Fallaci Decapitated: Emblem of the New Europe

An art show in Milan has illustrated once again the deep affinity between the Left and the forces of the global jihad. As Muslims the world over call for the deaths of those who have "insulted Islam," anyone who wants to see the author of the seminal post-9/11 books The Rage and the Pride and The Force of Reason beheaded can go to the Galleria Luciano Inga-Pin in Milan, which is exhibiting Giuseppe Veneziano’s "American Beauty" from January 19 through March 18. This is a series of paintings designed to highlight the "weakness and perversity of the ‘American way of life’" — including Oriana Fallaci’s decapitated head.

Although I find the picture of Fallaci decapitated offensive, I have no plans to attack the Italian embassy, boycott Italian wine, phone in a bomb threat to the gallery, kill innocent people who had nothing to with the painting, or threaten to kill those who are actually responsible for it. Veneziano’s painting is the sort of obnoxiousness that has become commonplace on the Left, and is one of the prices of freedom of speech.

Veneziano’s painting is doubly offensive, however, in light of the fact that Fallaci herself has been driven out of Italy by frivolous charges that she has "defamed Islam." Veneziano is not on trial for depicting Fallaci decapitated, but Fallaci faces trial for making a series of heated but largely true statements about Islam and Muslims. Veneziano’s painting is triply offensive in that it depicts exactly what the Muslim exponents of cartoon rage around the world would like to see done to Fallaci — and thus manifests the ever-closer empathy between the Western Left and Islamic jihad.

Both the Left and the mujahedin envision a totalitarian state that cleanses the world of evil by force, establishing a just society at the price of an unspecified number of dead. Both advocate a supremacist ideology unable to tolerate criticism from others. And now as the European Union contemplates new laws that will, in the words of Franco Frattini, EU Commissioner for Justice, Freedom, and Security, "give the Muslim world the message: We are aware of the consequences of exercising the right of free expression," the marriage of the European Left and Islamic jihad can proceed all the more speedily. Frattini has since denied that the EU has any such plans, but there can be no denying that voices all over the West have called for the media to exercise "responsible self-regulation" so as to avoid trampling upon Muslim sensibilities. But Muslim sensibilities only: those who depict Fallaci beheaded, or Jesus Christ with the face of Osama bin Laden, will continue to be subject to the same protections enunciated by Josh Wainwright, the producer of the art show that featured the Christ/Osama painting: "I don’t think it’s anyone’s job or vocation to limit the expression of artists." Right. Except cartoon artists, of course. Or at least those who have the temerity to suggest that there might be some connection between violent actions done by Islamic jihadists and the Prophet who said that "Paradise is under the shades of swords."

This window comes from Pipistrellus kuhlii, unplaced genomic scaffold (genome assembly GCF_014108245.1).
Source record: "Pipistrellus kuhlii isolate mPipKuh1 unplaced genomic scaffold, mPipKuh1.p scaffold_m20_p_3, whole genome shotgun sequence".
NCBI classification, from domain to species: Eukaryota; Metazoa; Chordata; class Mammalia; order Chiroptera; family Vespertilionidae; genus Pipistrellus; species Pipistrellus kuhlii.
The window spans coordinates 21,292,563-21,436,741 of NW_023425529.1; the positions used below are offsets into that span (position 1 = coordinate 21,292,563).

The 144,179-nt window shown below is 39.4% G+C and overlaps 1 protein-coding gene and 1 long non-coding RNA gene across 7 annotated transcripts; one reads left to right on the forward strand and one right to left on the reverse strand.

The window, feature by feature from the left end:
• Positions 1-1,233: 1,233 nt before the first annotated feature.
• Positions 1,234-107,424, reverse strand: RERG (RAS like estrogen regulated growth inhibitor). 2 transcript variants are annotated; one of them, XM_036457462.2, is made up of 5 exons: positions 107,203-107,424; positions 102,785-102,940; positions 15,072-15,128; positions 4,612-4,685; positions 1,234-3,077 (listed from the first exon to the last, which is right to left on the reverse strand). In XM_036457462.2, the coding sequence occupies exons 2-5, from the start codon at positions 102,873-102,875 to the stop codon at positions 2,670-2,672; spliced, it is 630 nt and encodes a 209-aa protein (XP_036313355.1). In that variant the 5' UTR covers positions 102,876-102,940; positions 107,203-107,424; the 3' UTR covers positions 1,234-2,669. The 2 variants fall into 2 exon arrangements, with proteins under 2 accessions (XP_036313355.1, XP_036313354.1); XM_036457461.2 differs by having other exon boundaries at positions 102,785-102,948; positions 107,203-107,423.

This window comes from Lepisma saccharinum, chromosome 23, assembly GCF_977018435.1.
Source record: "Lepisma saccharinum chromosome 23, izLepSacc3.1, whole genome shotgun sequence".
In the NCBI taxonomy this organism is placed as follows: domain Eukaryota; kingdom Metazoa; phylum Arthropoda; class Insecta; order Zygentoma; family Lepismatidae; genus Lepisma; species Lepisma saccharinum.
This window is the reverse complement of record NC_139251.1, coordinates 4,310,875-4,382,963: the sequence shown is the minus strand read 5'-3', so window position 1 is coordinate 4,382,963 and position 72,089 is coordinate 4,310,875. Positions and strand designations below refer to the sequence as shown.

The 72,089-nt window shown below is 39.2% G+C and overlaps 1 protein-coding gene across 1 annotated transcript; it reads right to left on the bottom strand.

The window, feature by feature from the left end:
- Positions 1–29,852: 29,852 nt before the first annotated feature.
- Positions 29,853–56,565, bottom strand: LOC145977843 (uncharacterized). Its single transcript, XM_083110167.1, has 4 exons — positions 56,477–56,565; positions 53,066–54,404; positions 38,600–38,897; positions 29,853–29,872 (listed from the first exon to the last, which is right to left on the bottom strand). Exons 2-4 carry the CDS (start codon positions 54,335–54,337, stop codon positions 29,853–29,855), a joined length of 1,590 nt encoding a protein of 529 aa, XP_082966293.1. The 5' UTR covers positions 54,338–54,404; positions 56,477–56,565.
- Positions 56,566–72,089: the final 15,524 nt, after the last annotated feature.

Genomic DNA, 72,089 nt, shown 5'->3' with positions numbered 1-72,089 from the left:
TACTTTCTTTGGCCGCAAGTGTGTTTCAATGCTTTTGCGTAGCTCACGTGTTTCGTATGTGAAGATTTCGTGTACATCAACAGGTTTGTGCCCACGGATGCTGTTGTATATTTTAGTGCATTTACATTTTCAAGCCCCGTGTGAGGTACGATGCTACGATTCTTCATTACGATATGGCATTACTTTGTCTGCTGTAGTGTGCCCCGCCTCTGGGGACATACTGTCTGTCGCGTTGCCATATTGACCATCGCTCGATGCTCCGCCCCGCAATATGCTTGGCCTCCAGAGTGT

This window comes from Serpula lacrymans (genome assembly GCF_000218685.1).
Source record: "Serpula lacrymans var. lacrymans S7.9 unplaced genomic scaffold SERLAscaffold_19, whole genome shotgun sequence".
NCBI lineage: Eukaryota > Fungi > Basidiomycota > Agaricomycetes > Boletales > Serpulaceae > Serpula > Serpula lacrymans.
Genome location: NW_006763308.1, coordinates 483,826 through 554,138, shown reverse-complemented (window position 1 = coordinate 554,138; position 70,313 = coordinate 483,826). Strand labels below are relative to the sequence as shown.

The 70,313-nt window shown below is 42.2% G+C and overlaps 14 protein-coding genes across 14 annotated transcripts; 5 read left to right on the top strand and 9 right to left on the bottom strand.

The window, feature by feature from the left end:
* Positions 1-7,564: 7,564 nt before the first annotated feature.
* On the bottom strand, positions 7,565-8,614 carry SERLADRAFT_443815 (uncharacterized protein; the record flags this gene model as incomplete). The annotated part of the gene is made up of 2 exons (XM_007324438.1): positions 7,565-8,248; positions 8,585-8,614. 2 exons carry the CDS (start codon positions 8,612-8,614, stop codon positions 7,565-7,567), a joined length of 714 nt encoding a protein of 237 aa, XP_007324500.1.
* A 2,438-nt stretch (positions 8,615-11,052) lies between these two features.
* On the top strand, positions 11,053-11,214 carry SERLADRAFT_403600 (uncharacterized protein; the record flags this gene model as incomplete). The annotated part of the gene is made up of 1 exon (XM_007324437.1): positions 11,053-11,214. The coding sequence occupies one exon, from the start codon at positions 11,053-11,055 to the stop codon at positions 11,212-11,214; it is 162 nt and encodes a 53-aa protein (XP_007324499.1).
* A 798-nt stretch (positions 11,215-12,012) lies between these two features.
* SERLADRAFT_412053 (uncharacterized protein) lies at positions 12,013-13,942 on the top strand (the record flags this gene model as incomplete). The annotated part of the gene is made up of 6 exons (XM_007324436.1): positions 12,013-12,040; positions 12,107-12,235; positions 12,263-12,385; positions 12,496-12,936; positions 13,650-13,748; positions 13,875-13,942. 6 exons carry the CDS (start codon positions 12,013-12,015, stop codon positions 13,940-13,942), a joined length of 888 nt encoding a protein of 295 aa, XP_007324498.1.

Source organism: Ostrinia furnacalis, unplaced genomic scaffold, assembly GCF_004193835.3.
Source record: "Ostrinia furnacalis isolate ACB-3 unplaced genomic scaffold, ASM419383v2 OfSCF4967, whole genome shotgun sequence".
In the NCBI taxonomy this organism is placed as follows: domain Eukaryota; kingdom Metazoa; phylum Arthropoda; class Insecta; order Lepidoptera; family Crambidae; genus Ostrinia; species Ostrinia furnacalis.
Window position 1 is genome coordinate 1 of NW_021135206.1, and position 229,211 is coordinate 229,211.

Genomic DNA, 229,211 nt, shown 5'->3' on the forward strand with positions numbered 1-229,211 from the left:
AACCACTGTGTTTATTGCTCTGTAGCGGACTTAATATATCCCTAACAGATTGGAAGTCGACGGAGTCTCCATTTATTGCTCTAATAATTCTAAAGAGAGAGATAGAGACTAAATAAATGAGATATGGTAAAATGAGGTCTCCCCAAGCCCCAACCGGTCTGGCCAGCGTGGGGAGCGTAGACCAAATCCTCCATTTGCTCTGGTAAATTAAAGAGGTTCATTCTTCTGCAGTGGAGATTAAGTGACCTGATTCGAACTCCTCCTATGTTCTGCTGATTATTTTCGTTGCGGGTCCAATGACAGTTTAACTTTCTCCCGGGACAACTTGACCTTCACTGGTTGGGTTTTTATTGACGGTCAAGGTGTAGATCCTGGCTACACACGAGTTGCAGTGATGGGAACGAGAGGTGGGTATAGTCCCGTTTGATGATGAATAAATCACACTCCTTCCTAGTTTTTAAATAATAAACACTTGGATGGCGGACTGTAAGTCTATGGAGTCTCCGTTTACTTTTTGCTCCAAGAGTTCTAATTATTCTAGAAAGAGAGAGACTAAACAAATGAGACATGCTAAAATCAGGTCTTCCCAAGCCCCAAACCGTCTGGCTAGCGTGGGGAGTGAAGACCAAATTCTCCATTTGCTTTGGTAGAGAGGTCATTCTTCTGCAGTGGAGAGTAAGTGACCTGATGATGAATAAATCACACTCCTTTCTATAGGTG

Fallaci decapitata is a fitting emblem for the new Europe, in which the Swedish government closed down a political party’s website for displaying the cartoons of Muhammad, the Norwegian editor who ran the cartoons abjectly apologized, and European companies doing business in the Middle East can’t dissociate themselves quickly enough from Denmark. This is the New Dhimmi Europe, eager to "give the Muslim world the message: We are aware of the consequences of exercising the right of free expression."

Europe is already well aware of those consequences. They are clear in Veneziano’s painting. Not enough of those in Europe who still have their heads seem willing to stand up to Islamic violence and intimidation long enough to allow the heroic lady to keep hers. All around the Continent the parliamentary heads of government are losing their heads trying to avoid offending Islam; all too soon they will realize that Fallaci’s head alone was not enough to appease their sworn enemies. Not nearly enough.